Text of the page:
In the United States, illegal immigration is a major problem. Sources indicate that there are roughly 12 million illegal immigrants in the United States. The size of the illegal immigrant population makes it difficult to adopt a policy of mass deportation due to both issues of practicality and humanitarian concern, while also making the social impact of this population quite large. The social impact is particularly relevant on United States roads, where illegal immigrants are driving without driver's licenses and without the driving instruction required in obtaining a driver's license. Many believe that, for the safety of both illegal immigrants and US citizens, that illegal immigrants should be offered driver's licenses. They also consider such a step to make sense as part of a general effort to integrate illegal immigrants into American society. Opponents generally contend that illegal immigrants should not be given any document that legitimizes their presence in the United States and helps integrate them into the fabric of society. Rather, they argue that illegal immigrants should be deported and attempt to apply to enter the country legally. This issue came to a head in New York City in 2007 when city Mayor Elliot Spitzer proposed that illegal immigrants be offered driver's licenses, primarily based on the argument of increasing road safety. While his proposal failed to achieved the necessary political support, it constitutes a significant example for other cities and states that continue to weigh the merits of the idea.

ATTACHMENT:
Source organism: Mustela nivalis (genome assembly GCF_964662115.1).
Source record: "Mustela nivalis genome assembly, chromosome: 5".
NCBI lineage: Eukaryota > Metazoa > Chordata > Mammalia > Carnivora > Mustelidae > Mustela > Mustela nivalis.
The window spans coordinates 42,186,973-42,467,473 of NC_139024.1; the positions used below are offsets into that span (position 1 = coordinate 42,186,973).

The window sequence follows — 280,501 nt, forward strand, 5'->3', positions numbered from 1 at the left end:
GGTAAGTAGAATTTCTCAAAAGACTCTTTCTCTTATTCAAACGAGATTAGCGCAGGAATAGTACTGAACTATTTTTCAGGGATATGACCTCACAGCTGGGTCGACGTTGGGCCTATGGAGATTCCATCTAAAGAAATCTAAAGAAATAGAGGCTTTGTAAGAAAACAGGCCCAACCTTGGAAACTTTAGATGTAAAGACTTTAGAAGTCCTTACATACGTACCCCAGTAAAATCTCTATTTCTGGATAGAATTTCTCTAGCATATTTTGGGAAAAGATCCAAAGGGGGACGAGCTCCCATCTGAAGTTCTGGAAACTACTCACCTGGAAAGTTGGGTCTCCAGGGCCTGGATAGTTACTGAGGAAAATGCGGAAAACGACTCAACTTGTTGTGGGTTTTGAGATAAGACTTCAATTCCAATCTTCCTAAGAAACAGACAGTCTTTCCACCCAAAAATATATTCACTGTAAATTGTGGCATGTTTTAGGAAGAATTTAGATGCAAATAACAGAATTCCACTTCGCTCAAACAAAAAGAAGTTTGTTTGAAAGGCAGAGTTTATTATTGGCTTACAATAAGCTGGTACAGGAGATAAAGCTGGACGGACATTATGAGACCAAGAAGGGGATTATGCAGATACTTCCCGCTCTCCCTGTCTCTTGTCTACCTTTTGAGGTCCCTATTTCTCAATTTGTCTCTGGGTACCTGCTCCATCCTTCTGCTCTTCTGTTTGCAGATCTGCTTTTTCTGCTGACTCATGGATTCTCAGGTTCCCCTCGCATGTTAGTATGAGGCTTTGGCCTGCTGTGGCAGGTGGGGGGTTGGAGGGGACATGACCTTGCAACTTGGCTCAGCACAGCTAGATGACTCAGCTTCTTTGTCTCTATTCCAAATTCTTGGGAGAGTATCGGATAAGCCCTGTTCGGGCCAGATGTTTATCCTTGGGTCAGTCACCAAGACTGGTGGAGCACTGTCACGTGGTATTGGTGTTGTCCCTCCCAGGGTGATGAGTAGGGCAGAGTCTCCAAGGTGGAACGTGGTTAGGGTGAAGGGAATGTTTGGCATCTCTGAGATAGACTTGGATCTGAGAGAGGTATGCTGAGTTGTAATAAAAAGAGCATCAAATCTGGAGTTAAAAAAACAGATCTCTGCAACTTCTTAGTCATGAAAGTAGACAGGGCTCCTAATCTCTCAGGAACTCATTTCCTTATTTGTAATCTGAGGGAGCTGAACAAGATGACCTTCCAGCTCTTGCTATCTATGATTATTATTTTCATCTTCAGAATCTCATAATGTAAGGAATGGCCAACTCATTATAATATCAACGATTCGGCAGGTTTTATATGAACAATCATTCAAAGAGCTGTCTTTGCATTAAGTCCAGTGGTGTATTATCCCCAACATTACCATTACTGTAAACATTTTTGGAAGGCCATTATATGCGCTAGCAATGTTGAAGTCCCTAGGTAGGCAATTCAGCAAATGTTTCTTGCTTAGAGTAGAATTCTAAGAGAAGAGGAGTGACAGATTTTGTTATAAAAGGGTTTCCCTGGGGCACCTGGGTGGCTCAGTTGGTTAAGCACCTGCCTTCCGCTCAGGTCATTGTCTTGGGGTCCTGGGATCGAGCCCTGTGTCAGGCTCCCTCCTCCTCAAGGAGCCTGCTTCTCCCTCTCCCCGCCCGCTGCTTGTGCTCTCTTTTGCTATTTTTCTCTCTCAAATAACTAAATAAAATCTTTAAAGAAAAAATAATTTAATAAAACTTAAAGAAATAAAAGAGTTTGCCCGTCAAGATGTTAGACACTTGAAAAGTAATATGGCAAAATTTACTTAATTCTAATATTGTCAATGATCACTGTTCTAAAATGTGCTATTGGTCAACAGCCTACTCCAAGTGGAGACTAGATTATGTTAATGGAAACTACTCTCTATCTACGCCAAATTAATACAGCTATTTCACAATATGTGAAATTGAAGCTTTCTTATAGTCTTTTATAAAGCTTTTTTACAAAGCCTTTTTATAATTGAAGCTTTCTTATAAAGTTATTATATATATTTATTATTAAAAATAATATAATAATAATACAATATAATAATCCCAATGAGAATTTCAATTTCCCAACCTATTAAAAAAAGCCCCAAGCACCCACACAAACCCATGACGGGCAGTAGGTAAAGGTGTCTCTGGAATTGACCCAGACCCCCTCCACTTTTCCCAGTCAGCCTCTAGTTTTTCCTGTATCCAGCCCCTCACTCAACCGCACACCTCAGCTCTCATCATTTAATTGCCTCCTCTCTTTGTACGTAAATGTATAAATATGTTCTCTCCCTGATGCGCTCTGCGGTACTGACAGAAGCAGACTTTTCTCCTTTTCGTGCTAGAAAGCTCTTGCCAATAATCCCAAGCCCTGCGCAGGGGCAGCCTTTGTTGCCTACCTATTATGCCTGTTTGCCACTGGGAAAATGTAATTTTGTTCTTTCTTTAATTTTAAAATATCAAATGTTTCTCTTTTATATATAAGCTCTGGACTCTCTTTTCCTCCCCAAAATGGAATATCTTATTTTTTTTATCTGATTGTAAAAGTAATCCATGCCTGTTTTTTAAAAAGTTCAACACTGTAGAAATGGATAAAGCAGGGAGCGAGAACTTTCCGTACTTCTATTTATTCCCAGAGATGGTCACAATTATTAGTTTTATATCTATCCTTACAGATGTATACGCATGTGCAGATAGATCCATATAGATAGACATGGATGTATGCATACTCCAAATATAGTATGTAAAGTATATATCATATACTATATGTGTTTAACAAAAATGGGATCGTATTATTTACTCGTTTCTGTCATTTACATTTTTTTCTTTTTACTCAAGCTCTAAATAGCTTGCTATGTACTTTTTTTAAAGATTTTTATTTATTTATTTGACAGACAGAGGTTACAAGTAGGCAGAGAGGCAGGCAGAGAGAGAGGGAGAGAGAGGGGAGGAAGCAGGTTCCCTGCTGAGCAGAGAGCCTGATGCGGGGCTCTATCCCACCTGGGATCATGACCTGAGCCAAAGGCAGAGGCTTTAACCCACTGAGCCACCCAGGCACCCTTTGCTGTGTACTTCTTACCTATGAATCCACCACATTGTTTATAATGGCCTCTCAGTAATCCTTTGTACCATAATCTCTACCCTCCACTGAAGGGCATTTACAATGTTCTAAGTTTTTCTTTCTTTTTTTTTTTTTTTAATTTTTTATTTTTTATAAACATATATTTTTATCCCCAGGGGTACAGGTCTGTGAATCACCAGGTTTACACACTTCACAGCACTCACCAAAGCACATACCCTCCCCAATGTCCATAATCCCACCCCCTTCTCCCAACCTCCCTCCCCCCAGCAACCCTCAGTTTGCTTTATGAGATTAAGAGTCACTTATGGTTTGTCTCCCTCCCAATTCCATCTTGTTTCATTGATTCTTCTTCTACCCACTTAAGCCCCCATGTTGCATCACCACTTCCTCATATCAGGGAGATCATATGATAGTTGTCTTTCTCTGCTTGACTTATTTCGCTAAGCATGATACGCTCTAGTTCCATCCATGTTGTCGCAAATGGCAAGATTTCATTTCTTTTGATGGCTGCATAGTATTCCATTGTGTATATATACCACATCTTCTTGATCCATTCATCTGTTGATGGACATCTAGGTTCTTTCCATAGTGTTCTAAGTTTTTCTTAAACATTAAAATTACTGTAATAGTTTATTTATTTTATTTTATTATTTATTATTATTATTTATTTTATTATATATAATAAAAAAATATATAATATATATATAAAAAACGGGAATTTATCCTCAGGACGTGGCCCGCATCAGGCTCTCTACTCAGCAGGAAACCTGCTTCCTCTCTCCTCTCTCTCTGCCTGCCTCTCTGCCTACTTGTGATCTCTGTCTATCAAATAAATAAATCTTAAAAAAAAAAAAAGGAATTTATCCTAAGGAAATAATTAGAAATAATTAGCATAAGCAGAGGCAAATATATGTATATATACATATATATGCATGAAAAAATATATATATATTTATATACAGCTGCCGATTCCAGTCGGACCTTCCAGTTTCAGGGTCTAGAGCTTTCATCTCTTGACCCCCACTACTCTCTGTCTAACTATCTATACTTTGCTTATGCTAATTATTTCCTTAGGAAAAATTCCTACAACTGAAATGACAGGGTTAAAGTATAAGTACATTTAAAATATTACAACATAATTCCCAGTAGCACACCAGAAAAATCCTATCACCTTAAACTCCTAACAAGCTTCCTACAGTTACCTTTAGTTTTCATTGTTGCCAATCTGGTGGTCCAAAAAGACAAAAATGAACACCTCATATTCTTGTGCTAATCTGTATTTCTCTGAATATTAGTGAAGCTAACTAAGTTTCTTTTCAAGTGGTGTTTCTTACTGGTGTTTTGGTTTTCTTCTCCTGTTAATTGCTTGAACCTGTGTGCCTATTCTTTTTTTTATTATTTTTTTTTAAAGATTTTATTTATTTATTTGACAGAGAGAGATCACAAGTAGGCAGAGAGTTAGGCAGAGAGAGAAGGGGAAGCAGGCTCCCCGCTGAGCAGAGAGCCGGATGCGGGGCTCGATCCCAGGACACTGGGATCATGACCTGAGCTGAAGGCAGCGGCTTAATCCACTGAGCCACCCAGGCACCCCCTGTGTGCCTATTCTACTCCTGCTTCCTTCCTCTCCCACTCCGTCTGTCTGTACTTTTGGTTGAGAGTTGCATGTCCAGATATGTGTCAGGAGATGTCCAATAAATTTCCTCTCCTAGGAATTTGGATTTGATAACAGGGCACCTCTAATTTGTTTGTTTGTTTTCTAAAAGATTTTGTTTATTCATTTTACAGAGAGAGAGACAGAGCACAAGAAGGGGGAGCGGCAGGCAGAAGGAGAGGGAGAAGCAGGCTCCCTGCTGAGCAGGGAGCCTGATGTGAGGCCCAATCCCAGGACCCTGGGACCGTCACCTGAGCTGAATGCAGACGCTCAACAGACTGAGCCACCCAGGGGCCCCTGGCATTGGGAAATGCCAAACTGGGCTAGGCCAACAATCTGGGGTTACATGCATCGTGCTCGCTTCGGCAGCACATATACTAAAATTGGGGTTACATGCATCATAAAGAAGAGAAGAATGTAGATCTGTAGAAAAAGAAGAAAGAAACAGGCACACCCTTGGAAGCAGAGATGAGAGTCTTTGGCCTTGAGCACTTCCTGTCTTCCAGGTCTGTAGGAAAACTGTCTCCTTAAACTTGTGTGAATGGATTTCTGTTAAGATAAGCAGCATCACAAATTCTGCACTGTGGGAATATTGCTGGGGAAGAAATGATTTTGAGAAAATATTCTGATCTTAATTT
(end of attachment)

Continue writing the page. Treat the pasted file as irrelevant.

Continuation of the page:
Illegal immigrants in America should be integrated into society - Illegal immigrants that are currently residing in America are active members of American society. They typically lead productive and law-abiding lives consistent with American ideals. Their only illegal action was entering the United States. As such, efforts should be made to integrate them into American society, and providing them the option of obtaining driver's licenses is a good way of achieving this.
It is not feasible to deport millions of illegal immigrants from the United States It is not possible to deport between 10 and 12 million illegal immigrants. Therefore, integration is the best option. Offering illegal immigrants driver's licenses is in line with this course of action.
Deporting millions of illegal immigrants from America would result in a humanitarian crisis Sending millions of illegal immigrants back to their home countries would result in a humanitarian crisis, particularly in Mexico. The best response, therefore, is to better integrate them into the fabric of society. Providing them with driver's licenses fits into this moral course of action.